The pressure was on for the 1989 Toronto Blue Jays. The franchise had become one of baseball’s most consistently successful, with winning seasons each year going back to 1983 and an AL East title in 1985. But they were also getting a reputation as a team that kept coming up short. Collapses in the ’85 ALCS and the final week of 1987, along with disappointing years in 1986 and 1988, fed that reputation. The Jays had to win in 1989 and thought it didn’t always look pretty, they returned to the postseason.
Toronto’s success was built around having a balanced team, throughout the lineup and with both hitting and pitching. They would rank third in the American League for runs scored in 1989 and fourth in ERA. But first among equals was Fred McGriff.
After a breakout year in ’88 established McGriff as one of baseball’s top young hitters, the first baseman kept right on rolling in ’89. His stat line was .399 on-base percentage/.525 slugging percentage. He ripped 36 home runs and drove in 92 runs.
Kelly Gruber was another emerging star at third base, slugging .448. Gruber and McGriff carried a lineup that saw declining production from an outfield that had been one of baseball’s best for several years.
George Bell had been the MVP as recently as 1987 and with a .330/.458 stat line, he was still productive. But the decline from elite status was obvious. Lloyd Moseby in center had his second straight off year. And Jesse Barfield, one of the game’s top right fielders for several years, continued a decline and was traded by the end of April.
The starting pitching was well-balanced. No one had a dominant year, but the five starters all finished with ERAs in the 3s. John Cerutti had the best ERA, at 3.97. Dave Stieb, one of the key faces of this franchise throughout the 1980s ascendancy, won 17 games. Mike Flanagan and Jimmy Key were both reliable lefties.
Todd Stottlemyre rounded out the rotation with 18 spot starts. Collectively, these five arms combined to make 145 starts. That’s the kind of reliability that stands up well in a long pennant race.
The bullpen was one of the best and deepest Toronto had during this decade. Tom Henke and Duane Ward split closing duties. A 26-year-old David Wells started to come into his own as a middle reliever with a 2.40 ERA. Frank Willis was steady, with a 3.66 ERA.
Fourth-year manager Jimy Williams needed a strong start to the season. He got the exact opposite. Toronto started a woeful 12-24. It came as no surprise that a managerial change was made. Cito Gaston was hired.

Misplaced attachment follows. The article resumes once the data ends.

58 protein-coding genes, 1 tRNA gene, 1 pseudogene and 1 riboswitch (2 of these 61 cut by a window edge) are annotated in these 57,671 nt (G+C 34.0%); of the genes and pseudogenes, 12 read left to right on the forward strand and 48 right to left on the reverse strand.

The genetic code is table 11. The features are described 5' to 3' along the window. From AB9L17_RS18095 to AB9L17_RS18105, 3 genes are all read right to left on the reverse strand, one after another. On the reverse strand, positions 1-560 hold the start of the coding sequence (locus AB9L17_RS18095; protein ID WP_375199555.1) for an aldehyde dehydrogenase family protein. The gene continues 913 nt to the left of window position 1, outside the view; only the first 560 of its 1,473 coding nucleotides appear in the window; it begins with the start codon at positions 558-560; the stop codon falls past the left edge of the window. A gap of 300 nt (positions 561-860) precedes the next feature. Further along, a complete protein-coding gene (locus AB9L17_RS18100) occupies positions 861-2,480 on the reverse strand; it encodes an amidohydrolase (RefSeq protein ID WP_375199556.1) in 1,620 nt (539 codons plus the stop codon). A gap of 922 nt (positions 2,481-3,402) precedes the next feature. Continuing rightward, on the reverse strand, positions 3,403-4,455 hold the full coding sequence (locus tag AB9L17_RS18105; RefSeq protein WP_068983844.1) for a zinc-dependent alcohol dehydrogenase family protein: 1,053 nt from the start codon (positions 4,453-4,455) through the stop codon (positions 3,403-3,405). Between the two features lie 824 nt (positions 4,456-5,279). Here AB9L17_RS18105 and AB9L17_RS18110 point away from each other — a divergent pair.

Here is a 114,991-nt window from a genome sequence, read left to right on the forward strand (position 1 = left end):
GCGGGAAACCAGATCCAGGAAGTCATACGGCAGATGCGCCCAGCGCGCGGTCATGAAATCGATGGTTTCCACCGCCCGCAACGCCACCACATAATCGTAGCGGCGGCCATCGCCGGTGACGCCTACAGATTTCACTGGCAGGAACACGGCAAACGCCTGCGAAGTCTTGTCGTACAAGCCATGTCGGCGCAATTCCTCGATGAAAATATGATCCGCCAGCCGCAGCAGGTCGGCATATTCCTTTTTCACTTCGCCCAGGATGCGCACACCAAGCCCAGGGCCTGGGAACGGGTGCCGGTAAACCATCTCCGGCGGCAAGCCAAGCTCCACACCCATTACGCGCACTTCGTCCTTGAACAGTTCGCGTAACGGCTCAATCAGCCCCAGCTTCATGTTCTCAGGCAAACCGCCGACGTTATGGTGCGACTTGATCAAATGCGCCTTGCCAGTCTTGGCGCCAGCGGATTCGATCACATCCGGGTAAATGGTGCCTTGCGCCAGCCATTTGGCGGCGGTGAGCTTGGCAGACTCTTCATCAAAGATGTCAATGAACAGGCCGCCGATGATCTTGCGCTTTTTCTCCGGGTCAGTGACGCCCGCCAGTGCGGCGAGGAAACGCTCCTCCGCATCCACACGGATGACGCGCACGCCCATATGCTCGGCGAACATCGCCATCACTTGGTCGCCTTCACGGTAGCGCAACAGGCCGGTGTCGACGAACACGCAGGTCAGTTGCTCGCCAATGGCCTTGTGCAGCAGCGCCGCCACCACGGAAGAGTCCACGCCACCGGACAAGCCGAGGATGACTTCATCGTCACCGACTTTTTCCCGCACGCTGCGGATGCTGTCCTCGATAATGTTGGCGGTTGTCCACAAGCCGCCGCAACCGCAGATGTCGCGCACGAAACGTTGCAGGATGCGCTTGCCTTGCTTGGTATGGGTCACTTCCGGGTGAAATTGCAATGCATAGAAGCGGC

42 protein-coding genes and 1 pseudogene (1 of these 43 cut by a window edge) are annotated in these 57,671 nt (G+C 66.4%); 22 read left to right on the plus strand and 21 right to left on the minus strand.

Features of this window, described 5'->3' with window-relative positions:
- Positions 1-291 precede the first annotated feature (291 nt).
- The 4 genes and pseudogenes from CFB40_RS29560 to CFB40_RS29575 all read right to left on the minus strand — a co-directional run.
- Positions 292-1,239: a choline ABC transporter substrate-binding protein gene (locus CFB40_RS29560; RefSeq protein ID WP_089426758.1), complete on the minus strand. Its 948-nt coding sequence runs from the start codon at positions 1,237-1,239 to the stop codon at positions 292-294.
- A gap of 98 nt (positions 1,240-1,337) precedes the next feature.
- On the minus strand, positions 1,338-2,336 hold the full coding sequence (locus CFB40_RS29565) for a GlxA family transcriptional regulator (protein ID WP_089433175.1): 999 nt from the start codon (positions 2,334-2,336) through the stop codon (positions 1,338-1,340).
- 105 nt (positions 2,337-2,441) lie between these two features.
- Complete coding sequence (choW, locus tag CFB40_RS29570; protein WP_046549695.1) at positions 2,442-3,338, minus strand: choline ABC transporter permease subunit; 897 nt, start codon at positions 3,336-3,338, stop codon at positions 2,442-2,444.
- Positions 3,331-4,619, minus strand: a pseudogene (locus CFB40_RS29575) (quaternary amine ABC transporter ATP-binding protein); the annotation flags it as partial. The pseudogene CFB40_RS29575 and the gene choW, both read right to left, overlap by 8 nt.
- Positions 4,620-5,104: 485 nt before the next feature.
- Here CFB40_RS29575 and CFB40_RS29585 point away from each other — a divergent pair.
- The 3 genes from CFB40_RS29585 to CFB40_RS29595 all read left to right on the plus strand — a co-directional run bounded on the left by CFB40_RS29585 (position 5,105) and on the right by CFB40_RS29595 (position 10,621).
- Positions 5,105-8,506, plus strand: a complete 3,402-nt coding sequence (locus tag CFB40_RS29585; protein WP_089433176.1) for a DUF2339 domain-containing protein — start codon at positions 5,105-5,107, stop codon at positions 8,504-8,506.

If any positive can be found to losing two-thirds of your games, it’s that almost all of them came outside the AL East and none were against fellow contenders in the division. Toronto crawled to 20-28 by Memorial Day.
The alignment of the era had each league split into just two divisions, an East and a West. There were no wild-cards, with the first-place finishers advancing directly to the League Championship Series. Normally, a start like Toronto’s would be devasting. But the AL East, after having been baseball’s best division through the 1980s, was starting to get a little soft. The Orioles’ 23-22 record was actually good enough for first place, so the Blue Jays were only 4 ½ games out.
Losing three straight to lowly Cleveland (an AL East team, along with Detroit and Milwaukee, who played in the American League prior to 1998) didn’t exactly usher in the summer on a high note. But the Jays went on to Boston, who had won this division twice in the previous three years, and unloaded for thirty runs in a three-game sweep.
That offensive explosion at Fenway started a 13-7 stretch and got Toronto within sniffing distance of .500. But the first matchups with Baltimore did not go well. Flanagan, who enjoyed his best days as an Oriole, was rocked by his old friends in a 16-6 loss. Cerutti took a hard-luck 2-1 loss and Toronto lost two of three on the road. When Baltimore made a return trip north, Toronto again lost two of three.
By the All-Star break, the Blue Jays were at 42-45 and tied for fourth. With the Orioles starting to pick up the pace, Toronto was seven games out.
The best teams in the American League this season were in the West, specifically the eventual World Series champion Oakland A’s and including the California Angels. Toronto’s taking four of seven games from these teams out of the break was clearly a good sign. By August 13, the Jays were within 2 ½ games of the lead.